The relationship between risk and reward never changes. If
you're seeking great riches -- in the form of juicy dividends --
then you're likely pursuing very speculative investments. On the
flip side, seeking "safe"
payers likely means you're going to get a paltry payout.
But sometimes it's OK to shoulder a good deal of risk, especially
if it's only a small part of your portfolio. As long as you stay
current on what's going on at the company in which you have
invested, you may be able to get out of the stock before the risk
part of the equation comes back to bite.
Out of curiosity, I went in search of micro-cap and small-cap
investments (with amarket value below $500 million), and was
surprised to find dozens of choices thatyield 10% or more. Logic
would tell you that if these high payouts were sustainable, then
more investors would pile into them, pushing up their price and
pushing down their
. Yet some of these high-dividend investments can keep the payouts
coming -- if the chips keep falling their way.
Cornerstone Progressive Return Fund (AMEX:
as an example. The fund invests in a range of unusual securities
such as high-yield municipal debt and
plays on proposed acquisitions. The fund intentionally seeks out
investments that few others would dare touch because of a
higher-than-normal possibility the investment will go bust. Yet the
strategy has worked fairly well in recent years. From 2008 through
2010, the fund paid out more than $36 million in dividend income to
investors. Right now, the fund expects to pay out about $0.10 a
share per month, or around $1.20 per year. That's good for a 16.6%
Life Partners Holdings (Nasdaq:
may be the poster child for risk and reward. The company, which
re-sells life insurance policies (known as "life settlements") has
failed to file its most recent
. Ernst & Young decided to stop acting as the company's auditor
in June, citing a revenue recognition policy that was far too
aggressive. Those factors partially explain whyshares have fallen
75% this year, pushing thedividend yield into the mid-teens.
The company's problems appear to revolve around
estimates for the projected life span of insurance policy holders.
Undercutting projected dates leads to an inflated value for each
policy. Management presumably has learned to throttle back its
aggressive stance with its new auditors that joined about a month
We'll soon find out. Life Partners plans to get up to date with its
filings next week. This should enable Life Partners to regain
compliance with Nasdaq. Results will likely be re-stated to reflect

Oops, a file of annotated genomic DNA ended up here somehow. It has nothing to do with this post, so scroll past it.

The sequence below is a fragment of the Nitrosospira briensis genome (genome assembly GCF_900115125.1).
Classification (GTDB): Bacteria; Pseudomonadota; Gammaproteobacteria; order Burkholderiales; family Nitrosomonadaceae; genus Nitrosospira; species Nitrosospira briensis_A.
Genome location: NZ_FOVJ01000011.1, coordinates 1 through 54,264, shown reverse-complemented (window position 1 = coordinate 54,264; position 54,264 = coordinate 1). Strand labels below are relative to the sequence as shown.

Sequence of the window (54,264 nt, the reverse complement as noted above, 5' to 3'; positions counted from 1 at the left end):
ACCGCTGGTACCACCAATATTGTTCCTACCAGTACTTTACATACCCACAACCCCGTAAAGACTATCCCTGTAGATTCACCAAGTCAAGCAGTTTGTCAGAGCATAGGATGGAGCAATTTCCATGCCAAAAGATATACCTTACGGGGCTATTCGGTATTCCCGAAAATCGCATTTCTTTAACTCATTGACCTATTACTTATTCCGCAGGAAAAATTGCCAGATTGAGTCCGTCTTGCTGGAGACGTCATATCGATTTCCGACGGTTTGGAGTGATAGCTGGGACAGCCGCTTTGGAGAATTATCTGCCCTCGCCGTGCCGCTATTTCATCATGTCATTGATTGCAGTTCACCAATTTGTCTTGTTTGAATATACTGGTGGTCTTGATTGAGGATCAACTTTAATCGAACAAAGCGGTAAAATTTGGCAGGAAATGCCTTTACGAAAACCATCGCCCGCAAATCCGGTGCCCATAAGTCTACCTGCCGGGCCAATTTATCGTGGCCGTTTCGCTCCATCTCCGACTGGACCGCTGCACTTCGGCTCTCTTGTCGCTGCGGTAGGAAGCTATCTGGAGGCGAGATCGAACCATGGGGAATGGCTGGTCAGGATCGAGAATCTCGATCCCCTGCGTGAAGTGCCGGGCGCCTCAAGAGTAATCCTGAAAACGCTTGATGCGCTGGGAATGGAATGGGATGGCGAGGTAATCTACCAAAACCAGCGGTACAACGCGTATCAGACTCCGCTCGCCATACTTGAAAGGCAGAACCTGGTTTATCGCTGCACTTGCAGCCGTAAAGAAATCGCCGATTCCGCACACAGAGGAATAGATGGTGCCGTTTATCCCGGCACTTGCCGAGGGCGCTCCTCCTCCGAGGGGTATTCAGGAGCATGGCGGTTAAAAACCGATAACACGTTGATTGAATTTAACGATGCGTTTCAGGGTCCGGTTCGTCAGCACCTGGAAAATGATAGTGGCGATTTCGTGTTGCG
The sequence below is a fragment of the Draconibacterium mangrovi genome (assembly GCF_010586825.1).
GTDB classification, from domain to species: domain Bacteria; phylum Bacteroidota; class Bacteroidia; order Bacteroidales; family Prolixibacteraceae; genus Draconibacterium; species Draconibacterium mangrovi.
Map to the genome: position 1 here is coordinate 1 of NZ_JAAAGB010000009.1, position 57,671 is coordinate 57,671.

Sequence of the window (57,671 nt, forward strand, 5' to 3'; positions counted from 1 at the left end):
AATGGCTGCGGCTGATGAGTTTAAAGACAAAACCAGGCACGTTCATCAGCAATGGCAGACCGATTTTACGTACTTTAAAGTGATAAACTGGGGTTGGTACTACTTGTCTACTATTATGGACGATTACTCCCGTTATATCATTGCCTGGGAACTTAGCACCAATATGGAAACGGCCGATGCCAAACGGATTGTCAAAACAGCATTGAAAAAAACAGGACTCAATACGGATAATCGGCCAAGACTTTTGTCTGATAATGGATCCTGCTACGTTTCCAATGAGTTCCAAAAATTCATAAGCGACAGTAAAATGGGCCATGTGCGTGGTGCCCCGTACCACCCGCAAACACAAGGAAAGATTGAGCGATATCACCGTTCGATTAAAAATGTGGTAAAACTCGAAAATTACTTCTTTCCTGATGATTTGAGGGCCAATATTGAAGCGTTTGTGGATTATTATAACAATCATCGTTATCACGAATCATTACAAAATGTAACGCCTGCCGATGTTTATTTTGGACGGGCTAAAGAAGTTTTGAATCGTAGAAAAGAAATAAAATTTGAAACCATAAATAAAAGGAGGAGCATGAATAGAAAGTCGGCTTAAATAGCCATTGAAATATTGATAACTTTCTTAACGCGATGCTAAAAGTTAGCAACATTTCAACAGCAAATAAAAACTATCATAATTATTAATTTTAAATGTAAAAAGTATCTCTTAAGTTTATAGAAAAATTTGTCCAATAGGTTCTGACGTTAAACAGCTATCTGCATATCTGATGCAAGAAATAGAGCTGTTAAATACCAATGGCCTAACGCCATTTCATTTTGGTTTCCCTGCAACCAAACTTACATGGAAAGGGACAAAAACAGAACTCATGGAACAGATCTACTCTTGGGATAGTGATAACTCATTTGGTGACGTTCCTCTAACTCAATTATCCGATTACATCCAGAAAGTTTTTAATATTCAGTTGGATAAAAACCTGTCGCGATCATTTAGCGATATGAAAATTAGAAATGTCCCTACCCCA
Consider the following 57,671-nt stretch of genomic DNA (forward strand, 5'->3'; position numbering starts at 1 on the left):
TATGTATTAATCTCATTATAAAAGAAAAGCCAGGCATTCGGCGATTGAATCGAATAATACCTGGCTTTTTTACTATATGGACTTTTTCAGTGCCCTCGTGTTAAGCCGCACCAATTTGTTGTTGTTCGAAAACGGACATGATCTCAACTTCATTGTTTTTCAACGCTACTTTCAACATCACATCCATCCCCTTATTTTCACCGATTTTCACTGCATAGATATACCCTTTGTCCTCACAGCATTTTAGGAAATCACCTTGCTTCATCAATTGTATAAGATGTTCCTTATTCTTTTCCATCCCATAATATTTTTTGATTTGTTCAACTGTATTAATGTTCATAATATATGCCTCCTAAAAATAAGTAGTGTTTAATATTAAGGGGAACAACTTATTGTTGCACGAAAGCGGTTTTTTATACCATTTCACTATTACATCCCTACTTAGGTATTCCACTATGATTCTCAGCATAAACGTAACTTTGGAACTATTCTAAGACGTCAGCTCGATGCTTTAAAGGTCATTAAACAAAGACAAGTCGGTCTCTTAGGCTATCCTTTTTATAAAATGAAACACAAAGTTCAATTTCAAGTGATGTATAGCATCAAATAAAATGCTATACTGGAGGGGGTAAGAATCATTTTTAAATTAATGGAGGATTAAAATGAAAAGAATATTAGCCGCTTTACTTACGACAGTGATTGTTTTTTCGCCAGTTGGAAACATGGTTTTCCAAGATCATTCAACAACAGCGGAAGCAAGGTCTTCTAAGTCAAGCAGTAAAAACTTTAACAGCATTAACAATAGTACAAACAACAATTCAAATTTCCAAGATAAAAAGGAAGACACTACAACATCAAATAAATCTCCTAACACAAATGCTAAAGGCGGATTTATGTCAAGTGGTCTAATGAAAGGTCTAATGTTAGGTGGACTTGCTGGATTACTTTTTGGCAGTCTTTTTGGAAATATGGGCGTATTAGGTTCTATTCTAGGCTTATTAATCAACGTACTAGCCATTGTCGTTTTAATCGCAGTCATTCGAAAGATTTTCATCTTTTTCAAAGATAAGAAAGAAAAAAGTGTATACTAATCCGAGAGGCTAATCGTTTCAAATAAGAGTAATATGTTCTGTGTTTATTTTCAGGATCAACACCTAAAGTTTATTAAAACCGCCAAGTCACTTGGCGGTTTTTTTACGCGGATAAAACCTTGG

more conservative actuarial forecasts. Still, if those filings are
otherwise clean, then
may see a quick upturn, providing solid
along with that juicy payout. But it pays to wait and see if the
company needs to re-state past results -- and possibly cut that
The energy sector offers plenty of high-yield plays simply because
output of oil and gas is very robust in certain areas relative the
cost of the land that was initially acquired. For example,
Whiting Petroleum (NYSE:
paid around $400 an acre for more than 600,000 acres that are now
producing a high output of oil and gas.
In a bid to raise money to tap its energy fields, Whiting formed a
consortium with other financial backers and sold an interest in
futurecash flow streams. That entity, known as
Whiting USA Trust 1 (NYSE:
is aprofit gusher in its own right, offering a 16%
. Over time, those energy fields will start to produce less oil and
will start to drop. The key is for the drop to happen slowly, so
this trust keeps paying out enough for investors to recoup their
initial investment and also make a handsome
Lastly, I'm intrigued by a high-yielding closed-end fund run by
Germany-based Allianz Global, one of the world's largestasset
management firms. The
AGIC International & Premium Strategy Fund (NYSE:
seeks out stocks outside the United States and then focuses on the
best options strategy for producing income from those stocks
through the premiums written by selling
Quarterly payouts have been erratic. The fund paid out $0.23 a
share each quarter in 2009, though that payout was cut in half in
2010 as the options strategy didn't do as well in a fast-rising
market. Payouts have rebounded nicely in 2011, averaging $0.40 a
share in each of the last two quarters. That $1.60 annualized
payout equates to a 12% dividend yield. Shares, which have
historically traded at a slight
premium to Net Asset Value (
currently trade at a slight discount.
Action to Take -->
To capture such high yields, each of these investments has strayed
from the beaten path, seeking out unusual investments that aren't
being chased by other investors. They certainly entail ample risk,
but their business models have proven themselves over time. If
you're comfortable with the risks, then consider taking a flier on
one of these names.
-- David Sterman
"10 Stocks to Hold Forever"
One of these stock has plowed through 8 bear markets and has
returned over +170,000% since 1972. Every $700 you invested back
then would be worth more than $1 million right now. Today, the
company is raising its dividends, spending billions to buy back its
own shares, making smart acquisitions, and is the dominant leader
in a $30 billion market. This is just one of the 10 best "Forever"
stocks to own today.
Disclosure: Neither David Sterman nor StreetAuthority, LLC hold
positions in any securities mentioned in this article.
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